Texas has a reputation for being the nation's biggest producer of carbon dioxide emissions, with 650 million metric tons of carbon pollution in 2011, but Wyoming is No. 1 in carbon emissions per person. The following map, based on new data from the Energy Information Administration, shows all states' 2011 per-capita carbon emissions across residential, commercial, transportation, electric power, and industrial sectors:
Wyoming has a population of less than 600,000, but it is a huge coal producer for the country, supplying 40 percent of the coal. It relies on coal for 85 percent of its electricity. And the EIA counts carbon emissions where the fuel is first used, so that means even if the coal is burned to provide electricity to another state, it counts as Wyoming's. The state's small population means its own electricity demand is relatively low. So the state is a net exporter of electricity, sending almost two-thirds of the electricity it produces to nearby states.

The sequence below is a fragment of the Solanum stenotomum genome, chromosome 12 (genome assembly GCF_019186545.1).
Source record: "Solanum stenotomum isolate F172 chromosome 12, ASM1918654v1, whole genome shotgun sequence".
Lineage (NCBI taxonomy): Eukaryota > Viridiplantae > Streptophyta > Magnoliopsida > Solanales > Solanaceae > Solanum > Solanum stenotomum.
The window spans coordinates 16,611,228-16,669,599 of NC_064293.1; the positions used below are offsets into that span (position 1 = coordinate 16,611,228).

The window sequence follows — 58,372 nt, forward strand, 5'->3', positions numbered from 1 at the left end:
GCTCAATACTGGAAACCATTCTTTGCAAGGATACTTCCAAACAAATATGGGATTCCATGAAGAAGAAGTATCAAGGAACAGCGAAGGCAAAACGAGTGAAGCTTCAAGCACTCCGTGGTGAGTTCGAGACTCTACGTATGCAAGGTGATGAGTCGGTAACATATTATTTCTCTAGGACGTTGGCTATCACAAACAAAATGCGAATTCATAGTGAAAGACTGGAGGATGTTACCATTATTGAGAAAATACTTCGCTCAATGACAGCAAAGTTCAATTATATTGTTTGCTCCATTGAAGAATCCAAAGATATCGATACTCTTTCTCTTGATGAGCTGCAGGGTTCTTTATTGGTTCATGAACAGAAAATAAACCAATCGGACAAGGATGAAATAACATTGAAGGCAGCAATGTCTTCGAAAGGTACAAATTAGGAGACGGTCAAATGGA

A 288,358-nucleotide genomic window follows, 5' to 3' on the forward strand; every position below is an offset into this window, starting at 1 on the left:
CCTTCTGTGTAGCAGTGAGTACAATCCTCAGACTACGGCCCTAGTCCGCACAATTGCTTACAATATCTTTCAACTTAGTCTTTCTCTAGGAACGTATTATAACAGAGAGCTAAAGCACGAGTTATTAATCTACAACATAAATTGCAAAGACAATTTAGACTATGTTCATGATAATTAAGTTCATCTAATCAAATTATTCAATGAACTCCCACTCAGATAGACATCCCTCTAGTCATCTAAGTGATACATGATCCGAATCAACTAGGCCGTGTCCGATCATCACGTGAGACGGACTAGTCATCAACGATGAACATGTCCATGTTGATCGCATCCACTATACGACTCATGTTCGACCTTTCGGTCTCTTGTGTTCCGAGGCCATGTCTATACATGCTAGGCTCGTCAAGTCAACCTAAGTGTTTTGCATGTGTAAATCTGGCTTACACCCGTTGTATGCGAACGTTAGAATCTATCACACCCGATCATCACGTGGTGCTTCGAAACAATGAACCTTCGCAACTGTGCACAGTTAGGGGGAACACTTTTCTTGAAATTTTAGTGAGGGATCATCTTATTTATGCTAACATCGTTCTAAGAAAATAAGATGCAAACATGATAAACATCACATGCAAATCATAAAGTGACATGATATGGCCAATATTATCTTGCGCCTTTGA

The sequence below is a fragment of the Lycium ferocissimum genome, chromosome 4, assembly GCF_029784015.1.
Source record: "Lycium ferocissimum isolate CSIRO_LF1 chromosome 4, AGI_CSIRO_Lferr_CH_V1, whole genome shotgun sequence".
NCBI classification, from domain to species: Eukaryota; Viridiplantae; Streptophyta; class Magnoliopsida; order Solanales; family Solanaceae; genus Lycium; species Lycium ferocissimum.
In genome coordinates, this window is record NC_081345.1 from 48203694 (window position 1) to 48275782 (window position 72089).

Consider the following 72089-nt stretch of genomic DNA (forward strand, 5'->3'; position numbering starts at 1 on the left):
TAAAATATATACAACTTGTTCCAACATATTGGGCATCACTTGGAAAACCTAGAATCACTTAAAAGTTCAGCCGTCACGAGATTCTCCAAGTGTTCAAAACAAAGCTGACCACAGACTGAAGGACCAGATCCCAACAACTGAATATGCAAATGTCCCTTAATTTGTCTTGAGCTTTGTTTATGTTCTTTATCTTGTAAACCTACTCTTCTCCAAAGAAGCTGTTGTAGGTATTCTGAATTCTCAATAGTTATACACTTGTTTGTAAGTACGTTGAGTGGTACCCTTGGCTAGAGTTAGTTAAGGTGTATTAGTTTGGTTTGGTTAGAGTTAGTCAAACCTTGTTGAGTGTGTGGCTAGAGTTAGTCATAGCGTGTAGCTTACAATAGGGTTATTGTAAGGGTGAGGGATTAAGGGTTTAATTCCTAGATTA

The major role coal plays in the state's economy is the reason Wyoming is fighting the Environmental Protection Agency's proposed rule to cut carbon from coal-fired power plants. Facing a 26 percent cut to its power plant emissions by 2030, Wyoming has joined more than a dozen states in filing a lawsuit to stall the rule. It's no coincidence that three of the five states with the most emissions per capita (Wyoming, West Virginia, and Louisiana) are the same coal-reliant states suing the EPA. North Dakota, also a major natural gas and coal producer, is second in emissions.
Rebecca Leber is a staff writer for The New Republic.